When I was a child growing up in small-town Kansas, I often heard bits of wisdom coming from my mother and my dad. I usually wasn’t listening very closely, especially if the tidbits came in casual conversation instead of in serious and corrective discussion settings. So, I find it to be an amazing phenomenon that many of their words come back to me on a regular basis. I must have been paying closer attention that I thought I was at the time.
Before I continue, let me confess that I am a member of the baby boomer generation, which I have always been proud to confess. On my next birthday, I will begin the eighth decade of my life so, I am relatively certain that my age tempers many of my thought and opinions. So, here goes….
What I recall from my mother’s wisdom was this, “Don’t ever say or write anything that you aren’t willing to sign your name to and take full credit for in public.”
My parents passed away in 1987 and 1992, respectively, so, of course, they never knew Facebook. And for that, I am often very thankful. I tend to send many of today’s inventions through the filter of my parents’ lives and thoughts. My dad would have a fit and fall in it if he knew that people actually paid hard-earned money for jeans that came ready made with holes in place. And my mother would laugh at the notion that we carry around fancy water bottles, or drink from little bottles of water instead of getting a drink from the sink in a glass.
So, I can only imagine what they would think of the comments and posts that appear on Facebook. Maybe it’s my age, but much of what I see makes me cringe. Let me add that I only entered the world of Facebook because of the Pregnancy Center of Central Iowa’s Page. It serves our organization well, as we are able to reach many of our supporters through posts and comments about our activities and needs.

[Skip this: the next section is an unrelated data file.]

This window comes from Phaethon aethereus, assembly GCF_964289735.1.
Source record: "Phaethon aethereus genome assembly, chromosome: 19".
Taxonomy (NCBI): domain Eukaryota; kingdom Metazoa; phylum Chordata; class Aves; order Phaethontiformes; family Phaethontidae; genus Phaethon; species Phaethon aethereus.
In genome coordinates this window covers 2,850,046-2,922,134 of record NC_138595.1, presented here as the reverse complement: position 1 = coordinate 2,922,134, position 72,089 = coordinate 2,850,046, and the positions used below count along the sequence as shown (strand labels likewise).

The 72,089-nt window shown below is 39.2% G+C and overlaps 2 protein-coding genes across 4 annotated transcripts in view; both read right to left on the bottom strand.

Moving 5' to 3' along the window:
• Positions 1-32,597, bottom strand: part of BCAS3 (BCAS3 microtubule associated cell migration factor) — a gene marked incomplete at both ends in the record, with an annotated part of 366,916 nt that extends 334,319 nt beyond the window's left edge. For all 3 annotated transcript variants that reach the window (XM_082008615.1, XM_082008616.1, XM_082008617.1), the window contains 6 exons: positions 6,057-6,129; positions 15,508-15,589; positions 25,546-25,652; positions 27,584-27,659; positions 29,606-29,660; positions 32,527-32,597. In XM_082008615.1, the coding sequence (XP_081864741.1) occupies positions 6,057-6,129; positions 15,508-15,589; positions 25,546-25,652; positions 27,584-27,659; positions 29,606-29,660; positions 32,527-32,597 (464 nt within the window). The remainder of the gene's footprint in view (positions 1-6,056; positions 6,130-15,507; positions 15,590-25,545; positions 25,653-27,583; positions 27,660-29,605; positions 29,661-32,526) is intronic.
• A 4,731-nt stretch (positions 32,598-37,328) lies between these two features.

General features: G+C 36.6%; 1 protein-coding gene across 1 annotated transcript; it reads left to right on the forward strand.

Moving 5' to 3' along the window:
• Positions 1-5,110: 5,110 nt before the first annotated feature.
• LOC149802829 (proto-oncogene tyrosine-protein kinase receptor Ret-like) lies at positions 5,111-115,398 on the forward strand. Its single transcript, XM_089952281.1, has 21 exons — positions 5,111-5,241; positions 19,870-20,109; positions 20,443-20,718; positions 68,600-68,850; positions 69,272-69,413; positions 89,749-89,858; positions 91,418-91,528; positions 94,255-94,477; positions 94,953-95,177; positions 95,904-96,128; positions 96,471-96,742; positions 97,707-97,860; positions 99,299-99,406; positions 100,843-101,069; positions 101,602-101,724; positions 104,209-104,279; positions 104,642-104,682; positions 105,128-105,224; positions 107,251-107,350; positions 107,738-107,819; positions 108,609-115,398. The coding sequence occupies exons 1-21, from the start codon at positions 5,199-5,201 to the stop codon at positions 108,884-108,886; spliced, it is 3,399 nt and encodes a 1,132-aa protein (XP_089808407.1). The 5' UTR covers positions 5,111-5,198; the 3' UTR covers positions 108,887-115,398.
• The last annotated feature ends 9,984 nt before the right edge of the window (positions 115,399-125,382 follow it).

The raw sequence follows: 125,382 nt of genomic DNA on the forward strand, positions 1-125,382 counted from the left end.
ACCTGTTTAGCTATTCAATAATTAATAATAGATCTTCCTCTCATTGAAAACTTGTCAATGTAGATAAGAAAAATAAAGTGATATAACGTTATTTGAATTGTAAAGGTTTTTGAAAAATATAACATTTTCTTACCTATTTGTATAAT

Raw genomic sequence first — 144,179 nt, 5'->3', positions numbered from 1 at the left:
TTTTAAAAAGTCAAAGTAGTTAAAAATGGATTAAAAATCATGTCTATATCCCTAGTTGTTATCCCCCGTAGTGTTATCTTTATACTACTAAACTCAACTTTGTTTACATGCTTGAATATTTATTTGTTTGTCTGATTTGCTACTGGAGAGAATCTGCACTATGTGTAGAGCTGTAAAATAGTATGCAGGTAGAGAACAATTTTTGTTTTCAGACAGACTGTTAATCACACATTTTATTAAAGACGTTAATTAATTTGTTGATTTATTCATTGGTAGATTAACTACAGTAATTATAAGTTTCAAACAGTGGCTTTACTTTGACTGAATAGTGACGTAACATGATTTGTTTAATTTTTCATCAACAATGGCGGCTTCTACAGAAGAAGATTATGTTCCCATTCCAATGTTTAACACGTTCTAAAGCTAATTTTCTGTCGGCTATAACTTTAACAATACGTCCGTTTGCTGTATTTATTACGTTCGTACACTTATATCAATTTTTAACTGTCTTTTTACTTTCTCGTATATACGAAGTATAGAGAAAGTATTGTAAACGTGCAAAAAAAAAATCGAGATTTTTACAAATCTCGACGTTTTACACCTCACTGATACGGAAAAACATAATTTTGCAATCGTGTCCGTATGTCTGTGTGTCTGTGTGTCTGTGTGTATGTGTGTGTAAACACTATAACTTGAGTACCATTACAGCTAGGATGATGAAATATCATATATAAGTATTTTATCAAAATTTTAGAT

The Facebook posts that offend me are often very politically based, and often extremely critical and judgmental of those on the “other side” of the proverbial fence. Once, a very dear friend posted some very denigrating words about a mutual acquaintance. When I questioned her and suggested that her comments weren’t appropriate, and certainly weren’t kind, she snapped back at me with “First Amendment rights.” I replied that I would die to defend the right of Freedom of Speech, but do we really have the right to harm with our words?
What has happened to civil discourse and discussion? Why can we not believe differently and yet treat others with kindness and respect in the event of disagreement? We used to use the phrase “agree to disagree,” but personal attacks were not part of the deal.
Whoever said, “Sticks and stones will break my bones, but words will never hurt me,” was way off base. The truth is that the hurt, pain, and suffering caused by words can sometimes last forever—long after broken bones have healed.
I worry especially about the harm done to our youth and children on social media. It is common knowledge that far too many have taken their own lives as a result of constant harassment and bullying by their so called “friends” on Facebook.
God’s will and command for us is to, “Love thy neighbor as thyself.” Are we obeying His command when we disparage and denigrate those whose politics and beliefs differ from ours? Are we obeying when we use less than stellar language? I think not.
Facebook is, in many ways, a blessing that lets people find connections with other people. It lets them share pictures, happy occasions, good news, etc. But it is like so much in our lives. It needs to be used with forethought and basic human kindness and decency. And it needs to be well-monitored when it is used by our children and youth.
And, most of all, we all need to self-monitor our comments and posts. I certainly wouldn’t put anything on Facebook that I wouldn’t be proud to claim. And that I wouldn’t be afraid for my mother to see!